Breast Cancer Research & Clinical Trials
With so many different types of breast cancer, it’s safe to say that breast cancer treatment is anything but one-size-fits-all. And even though some breast cancer types have well-established treatment protocols that have proven to work effectively for many patients, there’s usually room for improvement. That’s where clinical trials and research come into play— particularly, taking a closer look at possible new combinations of therapies and treatment plans using FDA approved medicines and procedures.
Some types of breast cancer have fewer well-defined treatment options including triple-negative breast cancer. In this case, cancer research or clinical trials may include looking at new potential treatment options.
As a member of US Oncology Research, Rocky Mountain Cancer Centers (RMCC) can provide access to the latest clinical trials throughout Colorado. These breast cancer clinical trials help uncover various new treatment options, including new breast cancer treatments, giving many of our patients the opportunity to receive newly developed therapies or investigational drugs not yet available outside the study.
What breast cancer research trials are available?
All new drugs and treatments have to be thoroughly tested before they are licensed and available for patients. For example, before a new breast cancer treatment is introduced to patients across the country, certain FDA (Federal Drug Administration) requirements must be met to show that the cancer treatment is effective and safe, and to determine the right amount and timing of the doses.
If the new cancer treatment can be proven safe and effective for the types of patients the trial has targeted then the FDA will be able to approve it for use among all patients in the U.S. with the same type of cancer.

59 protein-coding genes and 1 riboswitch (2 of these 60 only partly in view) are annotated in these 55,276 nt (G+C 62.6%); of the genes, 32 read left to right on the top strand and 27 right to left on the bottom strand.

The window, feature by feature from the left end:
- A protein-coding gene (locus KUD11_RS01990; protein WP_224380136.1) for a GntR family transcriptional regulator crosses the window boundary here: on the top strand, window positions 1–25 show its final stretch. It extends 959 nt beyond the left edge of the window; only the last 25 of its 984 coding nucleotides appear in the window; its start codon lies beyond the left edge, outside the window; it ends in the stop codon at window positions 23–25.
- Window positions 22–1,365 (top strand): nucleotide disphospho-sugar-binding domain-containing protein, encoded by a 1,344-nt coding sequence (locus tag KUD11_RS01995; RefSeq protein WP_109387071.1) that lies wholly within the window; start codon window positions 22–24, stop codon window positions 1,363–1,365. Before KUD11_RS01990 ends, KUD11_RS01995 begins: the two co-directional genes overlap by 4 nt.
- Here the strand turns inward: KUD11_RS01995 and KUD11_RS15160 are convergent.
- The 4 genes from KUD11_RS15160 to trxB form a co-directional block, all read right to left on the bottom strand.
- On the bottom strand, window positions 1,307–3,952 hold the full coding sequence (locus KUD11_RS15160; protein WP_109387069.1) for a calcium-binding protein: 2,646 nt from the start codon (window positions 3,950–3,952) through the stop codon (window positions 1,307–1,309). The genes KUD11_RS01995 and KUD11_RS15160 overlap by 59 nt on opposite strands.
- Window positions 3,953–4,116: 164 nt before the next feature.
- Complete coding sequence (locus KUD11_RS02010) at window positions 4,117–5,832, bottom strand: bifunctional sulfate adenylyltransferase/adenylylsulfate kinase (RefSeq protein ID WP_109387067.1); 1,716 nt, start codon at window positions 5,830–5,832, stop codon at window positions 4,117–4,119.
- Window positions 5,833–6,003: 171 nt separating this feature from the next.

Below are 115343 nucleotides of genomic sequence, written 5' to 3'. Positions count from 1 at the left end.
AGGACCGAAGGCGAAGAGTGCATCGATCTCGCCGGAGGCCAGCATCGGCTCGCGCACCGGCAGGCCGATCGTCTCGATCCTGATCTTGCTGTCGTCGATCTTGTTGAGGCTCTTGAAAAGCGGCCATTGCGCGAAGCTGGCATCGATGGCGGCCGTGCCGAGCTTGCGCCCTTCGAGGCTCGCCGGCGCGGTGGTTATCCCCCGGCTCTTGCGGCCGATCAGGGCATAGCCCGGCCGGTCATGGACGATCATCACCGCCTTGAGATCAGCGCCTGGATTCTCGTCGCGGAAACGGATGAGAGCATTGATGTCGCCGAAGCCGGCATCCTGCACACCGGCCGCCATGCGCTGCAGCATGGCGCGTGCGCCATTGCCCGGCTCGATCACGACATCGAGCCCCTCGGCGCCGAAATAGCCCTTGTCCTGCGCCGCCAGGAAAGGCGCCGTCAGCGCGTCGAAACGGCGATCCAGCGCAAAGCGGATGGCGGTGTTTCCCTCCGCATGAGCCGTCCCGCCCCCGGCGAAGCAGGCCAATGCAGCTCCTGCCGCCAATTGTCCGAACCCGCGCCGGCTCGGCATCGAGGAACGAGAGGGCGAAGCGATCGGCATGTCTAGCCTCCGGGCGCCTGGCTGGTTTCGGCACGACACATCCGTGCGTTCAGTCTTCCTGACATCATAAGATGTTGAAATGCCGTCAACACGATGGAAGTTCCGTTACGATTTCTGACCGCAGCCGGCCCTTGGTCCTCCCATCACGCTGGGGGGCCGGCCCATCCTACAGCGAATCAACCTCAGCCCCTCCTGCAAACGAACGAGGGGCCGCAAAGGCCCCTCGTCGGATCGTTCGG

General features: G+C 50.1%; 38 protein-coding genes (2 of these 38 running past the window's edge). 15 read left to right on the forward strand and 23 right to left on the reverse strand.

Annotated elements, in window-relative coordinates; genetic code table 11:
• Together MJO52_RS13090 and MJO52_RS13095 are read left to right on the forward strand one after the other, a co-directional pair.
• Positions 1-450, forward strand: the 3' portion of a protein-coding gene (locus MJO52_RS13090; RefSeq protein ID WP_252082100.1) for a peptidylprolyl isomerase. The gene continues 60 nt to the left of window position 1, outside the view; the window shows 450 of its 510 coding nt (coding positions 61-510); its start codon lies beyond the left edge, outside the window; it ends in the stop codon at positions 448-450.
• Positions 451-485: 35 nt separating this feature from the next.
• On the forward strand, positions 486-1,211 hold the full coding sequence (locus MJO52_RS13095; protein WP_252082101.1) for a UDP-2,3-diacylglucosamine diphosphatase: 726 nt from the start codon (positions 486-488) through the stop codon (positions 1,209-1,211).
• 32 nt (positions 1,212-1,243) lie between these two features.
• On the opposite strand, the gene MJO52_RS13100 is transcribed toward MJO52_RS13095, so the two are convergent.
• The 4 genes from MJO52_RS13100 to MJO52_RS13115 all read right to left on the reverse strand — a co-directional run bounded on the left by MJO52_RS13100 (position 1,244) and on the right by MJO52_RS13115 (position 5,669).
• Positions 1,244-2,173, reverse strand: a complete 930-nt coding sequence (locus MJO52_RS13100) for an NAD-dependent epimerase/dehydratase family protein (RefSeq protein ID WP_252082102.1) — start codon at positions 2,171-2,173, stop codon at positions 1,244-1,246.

What if the diagnosis is triple-negative breast cancer?
Since breast cancer treatment is based on hormone receptors that are or are not present, your RMCC oncologist will first run a test to see if one of three different hormone receptors are present. If the cancer cells lack any hormone receptors it is considered triple-negative breast cancer.
Triple-negative breast cancer is being researched heavily right now to find a combination of therapies that work to battle this typically aggressive type of cancer. If you have been diagnosed with this type of breast cancer you may be offered a clinical trial as part of this significant research effort to find a widely-acceptable treatment plan.
Is a breast cancer clinical trial right for me?
Participating in a clinical trial is a personal choice that should be made after careful consideration. However, if it is something that interests you should talk with your oncologist. If your oncologist thinks you would be a good fit for one of the breast cancer research trials, the next step will be to meet with a clinical research nurse at one of our convenient locations to review the trial’s selection criteria, which vary for each researched treatment.
Treatments being researched by the breast cancer specialists at RMCC have already been proven safe for humans. However, you will still be carefully monitored by our cancer research specialists at our offices to determine the effectiveness of the treatment. You will also be carefully monitored for side effects. If a particular treatment isn’t working for you, the research team will meet to determine if a different treatment option is available that has the potential to be more effective.
It’s our hope that the clinical trial results will make a helpful impact and then ultimately provide new, successful, FDA-approved treatment options for breast cancer.
At Rocky Mountain Cancer Centers, we are involved with several clinical trials throughout the state of Colorado. In addition to our many breast cancer trials, we offer trials for lung cancer, prostate cancer, ovarian cancer, and many more. Continuing to provide our community with access to promising new therapies that may become tomorrow’s gold standard remains a top priority at RMCC. For more information on participating in a trial or you would like to learn more about our other clinical trials, please ask your breast cancer care specialists.